The polls have closed in Australia’s federal election and the result is too close to call, early results suggest.
More than 10 million people cast ballots on Saturday, on top of four million who voted early.
Early results from east coast and south Australian polling booths indicate a neck-and-neck race between the two major parties.
Minor party candidates are also taking seats and a hung parliament is possible.
Labor is likely to improve upon the 55 seats it currently holds in the lower house, after gaining seats in Tasmania and New South Wales.
Opposition Leader Bill Shorten’s claims that the government intended to dismantle Australia’s public health system, Medicare, was widely being credited with creating a late swing to Labor.
The government is polling more strongly in Queensland, while Senator Nick Xenophon’s newly formed pro-protectionism party is doing well in South Australia.
Pauline Hanson’s One Nation party has also seen strong results in Queensland, with the controversial politician likely to return to parliament as a senator.
The UK’s decision to leave the European Union has likely benefitted Prime Minister Malcolm Turnbull.
Opposition Leader Bill Shorten says he’s in it to win it, but pundits agree that a Labor victory is unlikely.
But there are still plenty of reasons for Prime Minister Malcolm Turnbull to feel nervous.
As is the case elsewhere in the world, Australians seem in a mood to punish the major parties.
A hung parliament appears possible in the lower house. If the coalition doesn’t take enough seats to form government in its own right, Mr Turnbull will need to deal with the minor parties and independents.
Even if the coalition secures the lower house, candidates from outside the two major parties look likely to do well in the Senate. A substantial crossbench could play havoc with the government’s attempts to pass legislation.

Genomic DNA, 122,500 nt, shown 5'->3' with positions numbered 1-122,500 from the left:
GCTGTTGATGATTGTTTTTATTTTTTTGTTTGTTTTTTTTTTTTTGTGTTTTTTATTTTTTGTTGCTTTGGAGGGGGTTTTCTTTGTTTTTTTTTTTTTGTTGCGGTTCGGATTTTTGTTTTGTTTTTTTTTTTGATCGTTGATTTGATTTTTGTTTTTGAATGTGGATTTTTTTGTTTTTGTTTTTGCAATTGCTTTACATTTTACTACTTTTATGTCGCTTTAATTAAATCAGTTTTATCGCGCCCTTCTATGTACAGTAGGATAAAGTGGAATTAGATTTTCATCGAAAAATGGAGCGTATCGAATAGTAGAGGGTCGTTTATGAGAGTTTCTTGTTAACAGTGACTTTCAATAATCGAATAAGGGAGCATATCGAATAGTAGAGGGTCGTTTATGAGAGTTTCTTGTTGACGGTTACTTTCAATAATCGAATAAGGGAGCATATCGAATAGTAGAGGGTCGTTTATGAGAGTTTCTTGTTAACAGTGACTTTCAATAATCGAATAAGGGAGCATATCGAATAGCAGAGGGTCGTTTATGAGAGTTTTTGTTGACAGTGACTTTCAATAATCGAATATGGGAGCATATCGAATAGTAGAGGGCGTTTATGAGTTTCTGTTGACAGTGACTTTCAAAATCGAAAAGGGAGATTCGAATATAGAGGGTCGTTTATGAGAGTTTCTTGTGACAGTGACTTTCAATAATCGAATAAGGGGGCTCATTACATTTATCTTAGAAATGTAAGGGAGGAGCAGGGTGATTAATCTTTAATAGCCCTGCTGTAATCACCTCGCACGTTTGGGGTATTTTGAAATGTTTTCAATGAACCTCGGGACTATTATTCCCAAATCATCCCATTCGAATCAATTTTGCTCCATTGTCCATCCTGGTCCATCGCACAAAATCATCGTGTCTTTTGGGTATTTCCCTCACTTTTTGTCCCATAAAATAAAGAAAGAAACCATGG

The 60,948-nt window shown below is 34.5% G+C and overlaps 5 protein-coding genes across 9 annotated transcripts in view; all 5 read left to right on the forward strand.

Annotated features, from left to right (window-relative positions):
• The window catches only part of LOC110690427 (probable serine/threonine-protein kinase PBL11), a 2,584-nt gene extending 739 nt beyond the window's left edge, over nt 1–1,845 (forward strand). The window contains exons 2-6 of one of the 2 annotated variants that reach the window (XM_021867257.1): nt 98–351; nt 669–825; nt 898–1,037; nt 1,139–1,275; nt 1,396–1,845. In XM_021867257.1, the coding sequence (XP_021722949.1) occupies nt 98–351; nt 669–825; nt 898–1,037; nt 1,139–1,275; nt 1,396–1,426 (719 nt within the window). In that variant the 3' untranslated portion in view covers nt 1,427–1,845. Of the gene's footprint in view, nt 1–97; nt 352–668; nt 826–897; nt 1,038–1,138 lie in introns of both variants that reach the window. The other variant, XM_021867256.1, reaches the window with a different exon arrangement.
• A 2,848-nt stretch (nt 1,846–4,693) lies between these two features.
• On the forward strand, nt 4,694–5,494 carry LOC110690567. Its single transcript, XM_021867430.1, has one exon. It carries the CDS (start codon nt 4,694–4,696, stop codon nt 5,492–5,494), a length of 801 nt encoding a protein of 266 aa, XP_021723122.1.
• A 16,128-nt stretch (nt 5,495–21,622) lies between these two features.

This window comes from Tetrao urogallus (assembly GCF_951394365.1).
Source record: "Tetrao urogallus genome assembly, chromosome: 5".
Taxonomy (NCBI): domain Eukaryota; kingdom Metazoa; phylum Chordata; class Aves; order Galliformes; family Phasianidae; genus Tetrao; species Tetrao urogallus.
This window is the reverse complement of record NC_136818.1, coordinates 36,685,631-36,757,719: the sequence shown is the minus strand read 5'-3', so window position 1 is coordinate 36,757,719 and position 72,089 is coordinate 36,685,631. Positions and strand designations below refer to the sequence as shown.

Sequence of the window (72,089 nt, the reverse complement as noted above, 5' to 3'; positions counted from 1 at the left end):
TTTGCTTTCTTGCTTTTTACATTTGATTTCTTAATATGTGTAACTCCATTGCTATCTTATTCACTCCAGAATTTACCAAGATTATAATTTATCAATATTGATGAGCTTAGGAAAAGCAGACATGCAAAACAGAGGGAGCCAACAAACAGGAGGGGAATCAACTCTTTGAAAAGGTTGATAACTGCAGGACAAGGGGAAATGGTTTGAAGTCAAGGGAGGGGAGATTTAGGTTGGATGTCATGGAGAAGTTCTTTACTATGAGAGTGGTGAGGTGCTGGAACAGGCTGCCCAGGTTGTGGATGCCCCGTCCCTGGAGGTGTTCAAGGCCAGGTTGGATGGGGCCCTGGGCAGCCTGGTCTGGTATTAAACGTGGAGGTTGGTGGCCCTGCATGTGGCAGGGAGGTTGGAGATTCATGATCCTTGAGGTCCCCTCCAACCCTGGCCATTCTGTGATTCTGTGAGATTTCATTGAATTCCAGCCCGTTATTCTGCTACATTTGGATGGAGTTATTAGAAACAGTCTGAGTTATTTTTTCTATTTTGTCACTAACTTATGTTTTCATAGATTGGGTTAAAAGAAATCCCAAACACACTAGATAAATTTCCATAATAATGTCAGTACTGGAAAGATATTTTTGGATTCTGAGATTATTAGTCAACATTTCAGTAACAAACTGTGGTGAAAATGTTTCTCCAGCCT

The conservative wing of the Liberal Party still regards Malcolm Turnbull with suspicion. Anything less than a convincing victory will leave him vulnerable to rebellion.
As the result of the UK’s referendum became clear, Mr Turnbull assured voters that he could deliver “economic certainty”.
The former lawyer and investment banker vowed to deliver tax cuts for workers and small businesses.
In contrast, Mr Shorten has promised to make his first priority legalising same-sex marriage.
The government and Labor have sparred over the economy, healthcare, immigration and same-sex marriage during the campaign.
Opposition Leader Bill Shorten and his wife Chloe spent Friday meeting local residents in Sydney’s suburbs
On the sidelines
An electoral flight to the independents could force the next government to walk a legislative minefield.
The Greens – who have 10 senators and one lower house MP – are predicted to win more seats, particularly in inner-city areas where climate change and the treatment of refugees are major concerns.
The Nick Xenophon Team is expected to do particularly well in South Australia and could control the balance of power in the event of a hung parliament.
Pauline Hanson, the founder of the far-right One Nation party, is a chance to re-enter politics in the Senate on an anti-immigration platform.
A string of minor and micro parties with wildly diverse agendas are also running for both lower and upper house seats.
These include the pro-gun, small-government Liberal Democrats, the Christian evangelical-backed Family First, anti-Islamic party Rise Up Australia, the anti-vaccination Health Party and offbeat civil libertarians The Australian Sex Party.